This is the first acquisition by Best Practice, which has its main office in Bundaberg and recently opened a new office in Brisbane. Mrs Pyefinch said the deal would suit both parties, as Mr Gower was looking towards retirement and her team was looking to expand into the specialist and allied health sector.
“We felt it might be an opportunity for both to achieve what we were looking for,” she said. “As [Mr Gower] described it to us, he was looking for a pair of safe hands.”
Mrs Pyefinch said Houston Medical's staff would transition over to Best Practice in the next few months, bringing BP's total staff to about 75 in four locations in Australia and New Zealand.
Mr Gower will remain with Houston Medical for the next six months to help with the transition and to assist Best Practice staff to familiarise themselves with the New Zealand health system. But after 27 years with Houston Medical, he is not necessarily going to retire.
“I'm not allowed to go and work for another software company for two years but after that, if anybody wants to hire me as a consultant in the health area that is not competing with Best Practice, I might be available,” he said.
Lose the fax
Mr Gower said that in those 27 years with Houston Medical, the greatest leap forward he had seen was the development of the HL7 messaging standard but the greatest disappointment was the continued use of fax machines.
“I said five years ago they'll be out in the garage with the telex, but the fact that people are still wedded to their fax machines, I find absolutely, mind-blowingly stupid,” he said.
Mr Gower clearly remembers the day in 1993 that Tom Bowden, a good friend and CEO of secure messaging provider HealthLink, came for a visit and encouraged him to look at the HL7 standard from Duke University.
“We had two competing pathology laboratories in Hamilton at that time and both were trying for customers and trying to influence doctors to get referrals. We persuaded [one pathologist] to put his pathology results with the HL7 standard onto a floppy disk, which he then put into the courier bag along with the paper results, and that went out to the doctors.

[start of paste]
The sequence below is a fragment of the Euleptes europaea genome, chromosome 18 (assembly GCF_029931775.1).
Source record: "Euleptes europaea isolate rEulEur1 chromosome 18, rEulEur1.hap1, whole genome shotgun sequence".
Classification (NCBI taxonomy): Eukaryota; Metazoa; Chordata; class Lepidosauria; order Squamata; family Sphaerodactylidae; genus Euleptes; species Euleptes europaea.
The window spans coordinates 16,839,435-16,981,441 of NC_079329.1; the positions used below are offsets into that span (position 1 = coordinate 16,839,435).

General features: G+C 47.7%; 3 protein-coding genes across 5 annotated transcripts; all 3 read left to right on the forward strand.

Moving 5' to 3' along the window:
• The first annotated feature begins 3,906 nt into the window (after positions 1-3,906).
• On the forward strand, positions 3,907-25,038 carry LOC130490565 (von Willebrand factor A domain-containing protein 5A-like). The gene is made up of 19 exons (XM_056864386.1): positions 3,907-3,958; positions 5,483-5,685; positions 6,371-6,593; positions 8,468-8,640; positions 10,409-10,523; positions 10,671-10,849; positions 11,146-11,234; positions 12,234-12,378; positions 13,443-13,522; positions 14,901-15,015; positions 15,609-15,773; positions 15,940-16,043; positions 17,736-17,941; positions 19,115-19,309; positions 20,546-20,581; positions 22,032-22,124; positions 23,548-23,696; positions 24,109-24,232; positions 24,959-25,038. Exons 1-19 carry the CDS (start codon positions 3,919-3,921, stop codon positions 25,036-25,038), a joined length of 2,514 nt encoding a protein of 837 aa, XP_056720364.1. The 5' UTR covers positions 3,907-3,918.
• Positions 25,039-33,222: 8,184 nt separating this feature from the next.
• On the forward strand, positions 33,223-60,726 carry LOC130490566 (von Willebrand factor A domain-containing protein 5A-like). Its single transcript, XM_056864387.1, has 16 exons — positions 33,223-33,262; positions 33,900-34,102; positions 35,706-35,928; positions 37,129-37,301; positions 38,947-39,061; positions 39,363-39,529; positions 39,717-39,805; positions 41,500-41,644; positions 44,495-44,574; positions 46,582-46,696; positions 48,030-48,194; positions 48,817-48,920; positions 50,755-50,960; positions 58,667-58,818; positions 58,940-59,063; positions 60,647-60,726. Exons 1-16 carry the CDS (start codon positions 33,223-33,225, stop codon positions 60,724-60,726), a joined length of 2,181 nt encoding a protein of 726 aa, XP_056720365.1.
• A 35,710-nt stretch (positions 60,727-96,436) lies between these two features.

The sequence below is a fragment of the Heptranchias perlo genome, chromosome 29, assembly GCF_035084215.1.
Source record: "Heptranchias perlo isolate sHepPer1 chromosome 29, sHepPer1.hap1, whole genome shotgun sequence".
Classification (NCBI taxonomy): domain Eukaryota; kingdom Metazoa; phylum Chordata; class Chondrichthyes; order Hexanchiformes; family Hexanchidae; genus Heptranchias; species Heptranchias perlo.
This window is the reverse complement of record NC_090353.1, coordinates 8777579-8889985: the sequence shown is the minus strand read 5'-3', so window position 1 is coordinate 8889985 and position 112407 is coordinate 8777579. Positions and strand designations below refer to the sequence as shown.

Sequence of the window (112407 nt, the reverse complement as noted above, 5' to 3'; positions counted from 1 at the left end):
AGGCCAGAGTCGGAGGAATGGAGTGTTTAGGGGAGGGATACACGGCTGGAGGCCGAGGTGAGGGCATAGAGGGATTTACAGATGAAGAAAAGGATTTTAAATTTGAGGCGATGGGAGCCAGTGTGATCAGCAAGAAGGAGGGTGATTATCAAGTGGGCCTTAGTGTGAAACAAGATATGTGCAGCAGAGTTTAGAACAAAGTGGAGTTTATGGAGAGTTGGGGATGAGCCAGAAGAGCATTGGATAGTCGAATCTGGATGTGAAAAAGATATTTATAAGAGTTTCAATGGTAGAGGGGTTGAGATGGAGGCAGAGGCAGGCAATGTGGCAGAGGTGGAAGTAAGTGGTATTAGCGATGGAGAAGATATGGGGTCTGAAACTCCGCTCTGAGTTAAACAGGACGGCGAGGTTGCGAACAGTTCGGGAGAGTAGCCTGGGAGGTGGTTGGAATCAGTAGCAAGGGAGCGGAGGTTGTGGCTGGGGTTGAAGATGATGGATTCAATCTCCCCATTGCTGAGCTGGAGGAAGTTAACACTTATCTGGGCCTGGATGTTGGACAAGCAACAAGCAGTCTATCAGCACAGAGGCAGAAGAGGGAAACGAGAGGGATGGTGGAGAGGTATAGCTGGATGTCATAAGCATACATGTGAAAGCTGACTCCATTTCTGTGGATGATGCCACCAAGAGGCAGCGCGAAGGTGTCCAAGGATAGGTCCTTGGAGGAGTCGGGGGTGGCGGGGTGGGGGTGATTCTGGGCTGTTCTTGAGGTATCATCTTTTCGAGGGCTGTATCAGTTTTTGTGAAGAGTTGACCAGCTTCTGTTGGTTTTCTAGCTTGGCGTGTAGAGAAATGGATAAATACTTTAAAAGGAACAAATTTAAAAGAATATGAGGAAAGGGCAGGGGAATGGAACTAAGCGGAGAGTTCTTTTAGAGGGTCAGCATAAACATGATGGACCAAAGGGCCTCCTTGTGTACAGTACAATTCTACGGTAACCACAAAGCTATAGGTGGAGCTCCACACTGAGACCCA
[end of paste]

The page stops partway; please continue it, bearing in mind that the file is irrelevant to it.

“One of the doctors said to me, 'Derek, you have finally given me a reason for putting a computer on my desk. This is saving me hours of filing every week.'
“It took several years to encourage Promedicus to provide radiology results in HL7 for several large clients in Melbourne and Adelaide as the old PIT standard was not supported in Houston’s latest releases. So from 1993 to 2015 it has taken Australia to catch up with HL7.
“The big leap forward without any doubt is the electronic transfer of messages from pathology and radiology directly into doctors and specialists and the biggest disappointment is that it hasn't been picked up by more people for referrals point to point.”
Houston Medical was one of the pioneers of cloud-hosted software in the region, and Mr Gower believes the cloud is only going to become more prevalent. He also hopes that FHIR will fulfil the promise of HL7.
“The cloud is a big thing now and it's only going to get bigger, there is no doubt about that,” he said. “We've got 120 connections coming into our cloud system here in Hamilton so I believe that will just continue to grow. I can't see anything that is going to stop that.
“But for me, the seamless exchange of information, and to see the fax machine out in the garage with the telex, if that could happen over the next five years as I predicted it would happen over the last, that would enormously improve everything.”
Posted in Australian eHealth